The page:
Author: Victoria Aveyard | Publisher: Harper Collins
Mare Barrow is a prisoner, powerless without her lightning, tormented by her mistakes. She lives at the mercy of a boy she once loved, a boy made of lies and betrayal.
Now a king, Maven continues weaving his web in an attempt to maintain control over his country — and his prisoner.
While Mare remains trapped in the palace, the remnants of the Red Rebellion continue organizing and expanding. As they prepare for war, no longer able to linger in the shadows, Cal — the exiled prince with his own claim on Mare’s heart — will stop at nothing to bring her back.
“Those who know what it’s like in the dark will do anything to stay in the light.”
Review (contains spoilers)
Aveyard is a fascinating and incredibly talented writer — her ability to delve into darker, deeper territory in this universe is completely overwhelming.
Left where we were at the end of Glass Sword, Aveyard has managed to continue to dig into the mess that is this rebellion in King’s Cage. But this chaos is what creates a wonderful story — unlike other rebellion-trope stories, Aveyard makes it her duty to focus and refocus on the gray areas of this idea. She focuses on the conflicting emotions that the characters feel, she looks into the character’s inability to cope with things, including grief.
As is not usually seen in these kinds of books, we see our main characters struggling to find the ability to go on — which is human and beautifully portrayed here.
Picking up with Mare’s capture and the confusion behind that entire event is a new, vengeful version of Maven — one that cuts deep into the reader’s core. Aveyard plays on our naivety — it would have been too easy for Maven to have simply become the boy we saw at the beginning of the Red Queen.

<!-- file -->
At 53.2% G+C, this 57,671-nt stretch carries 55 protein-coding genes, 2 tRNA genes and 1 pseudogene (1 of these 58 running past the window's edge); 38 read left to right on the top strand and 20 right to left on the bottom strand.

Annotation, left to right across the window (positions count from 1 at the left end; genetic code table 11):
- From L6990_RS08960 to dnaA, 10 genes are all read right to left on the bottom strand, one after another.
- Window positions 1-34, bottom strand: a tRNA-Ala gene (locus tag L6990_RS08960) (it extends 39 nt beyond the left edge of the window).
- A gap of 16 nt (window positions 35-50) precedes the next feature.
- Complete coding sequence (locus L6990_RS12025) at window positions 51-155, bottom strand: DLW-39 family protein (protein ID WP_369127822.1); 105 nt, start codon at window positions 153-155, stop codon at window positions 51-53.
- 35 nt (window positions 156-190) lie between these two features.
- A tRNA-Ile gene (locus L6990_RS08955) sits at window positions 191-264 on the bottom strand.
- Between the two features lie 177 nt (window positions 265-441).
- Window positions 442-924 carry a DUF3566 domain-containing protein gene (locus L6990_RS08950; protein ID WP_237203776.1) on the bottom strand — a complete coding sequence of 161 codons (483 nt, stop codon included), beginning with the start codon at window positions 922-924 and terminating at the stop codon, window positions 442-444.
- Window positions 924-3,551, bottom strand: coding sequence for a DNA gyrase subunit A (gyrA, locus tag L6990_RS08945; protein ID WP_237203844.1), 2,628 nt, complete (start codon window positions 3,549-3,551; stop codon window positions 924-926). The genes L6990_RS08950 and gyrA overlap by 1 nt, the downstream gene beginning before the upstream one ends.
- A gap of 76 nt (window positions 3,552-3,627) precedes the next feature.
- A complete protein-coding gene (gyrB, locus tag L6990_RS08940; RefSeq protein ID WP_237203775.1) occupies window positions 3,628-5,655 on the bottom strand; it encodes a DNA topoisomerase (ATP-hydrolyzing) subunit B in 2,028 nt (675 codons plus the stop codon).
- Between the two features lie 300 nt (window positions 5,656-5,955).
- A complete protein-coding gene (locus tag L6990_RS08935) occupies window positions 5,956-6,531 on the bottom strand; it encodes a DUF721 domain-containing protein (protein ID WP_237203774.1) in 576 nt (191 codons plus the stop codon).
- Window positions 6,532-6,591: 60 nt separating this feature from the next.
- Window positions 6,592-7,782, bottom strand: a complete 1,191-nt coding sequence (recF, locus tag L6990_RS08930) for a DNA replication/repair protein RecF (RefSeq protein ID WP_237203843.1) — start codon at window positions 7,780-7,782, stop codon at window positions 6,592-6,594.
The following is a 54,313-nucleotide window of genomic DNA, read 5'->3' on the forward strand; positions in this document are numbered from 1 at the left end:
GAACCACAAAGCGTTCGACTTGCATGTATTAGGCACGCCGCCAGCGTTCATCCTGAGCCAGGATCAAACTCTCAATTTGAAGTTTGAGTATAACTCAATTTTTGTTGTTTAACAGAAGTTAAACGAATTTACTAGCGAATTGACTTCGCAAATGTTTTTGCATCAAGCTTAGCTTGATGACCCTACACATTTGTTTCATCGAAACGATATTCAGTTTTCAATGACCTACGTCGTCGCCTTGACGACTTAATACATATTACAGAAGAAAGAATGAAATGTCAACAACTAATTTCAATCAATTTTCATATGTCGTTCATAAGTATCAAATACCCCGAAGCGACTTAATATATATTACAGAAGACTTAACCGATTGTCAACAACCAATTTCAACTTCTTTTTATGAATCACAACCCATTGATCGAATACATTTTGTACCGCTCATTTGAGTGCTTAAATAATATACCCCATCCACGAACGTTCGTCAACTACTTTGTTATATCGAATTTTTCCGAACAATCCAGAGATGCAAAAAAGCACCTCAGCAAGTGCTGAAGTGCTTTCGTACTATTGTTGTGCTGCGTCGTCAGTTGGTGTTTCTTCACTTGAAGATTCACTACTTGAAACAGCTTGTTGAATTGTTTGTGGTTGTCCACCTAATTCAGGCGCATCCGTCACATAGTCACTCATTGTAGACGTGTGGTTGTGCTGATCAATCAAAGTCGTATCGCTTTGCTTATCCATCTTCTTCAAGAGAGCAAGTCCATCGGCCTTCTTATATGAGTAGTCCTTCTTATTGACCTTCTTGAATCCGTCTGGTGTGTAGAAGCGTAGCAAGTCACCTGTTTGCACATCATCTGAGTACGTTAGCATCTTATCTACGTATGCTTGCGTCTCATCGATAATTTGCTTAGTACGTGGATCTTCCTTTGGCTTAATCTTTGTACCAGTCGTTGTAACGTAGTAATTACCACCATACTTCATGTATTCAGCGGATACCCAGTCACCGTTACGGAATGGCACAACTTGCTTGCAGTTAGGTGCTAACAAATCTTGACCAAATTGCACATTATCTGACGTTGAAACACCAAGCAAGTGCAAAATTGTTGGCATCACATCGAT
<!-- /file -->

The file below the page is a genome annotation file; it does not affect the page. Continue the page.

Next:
We’re also delving into the psychological and physical torture of Mare — we see her on the brink of breaking down several times.
But contrary to the previous titles in this series, we’ve been given access to the point of views of other characters — Cameron, Cal, and Evangeline. Although we only catch glimpses of ideas, thoughts, emotions, plotlines, this type of storytelling is useful in allowing the reader to see snippets of the war going on on the outside.
We’ve been exposed to one of the most gruesome and heart-pounding scenes from this war — I was left completely speechless during the rescue scene.
But one of the scenes that left me absolutely baffled was the scene where Evangeline is the one to let Mare go. And considering she only let Mare go to protect her own brother, it still seemed too good to be true.
But Mare and Cal’s reunion was wonderful. We saw bits and pieces of Mare’s discomfort with being touched — which is understandable because of her long exposure to Silent Stone — and you feel bad for her and Cal.
But somewhere down the road, Mare and Cal become close once more — close enough to do things in a thunderstorm, friends. It’s wild!
The ending of this book, however, isn’t as wild as with the previous installments, but it does not lack the heartbreak we have come to expect from this series.
As was expected from everyone, including the characters themselves, they Silvers want a king — one who will put up a strong enough fight to make some significant damage. And who do they want? You probably already know.
But with that revelation, we see that Cal has to give Mare up. That’s the last thing she wants him to do, and that reaction is expected.
King’s Cage was so surprisingly suspenseful and powerful and I cannot believe how quickly I read it. The situations were much more real, much more conflicting, and somehow so heartbreaking. I cannot wait for the fourth book and I hope it’s a great end to a great series.
“To stand in front of a person who is your whole world and be told you are not enough. You are not the choice. You are a shadow to the person who is your sun.”
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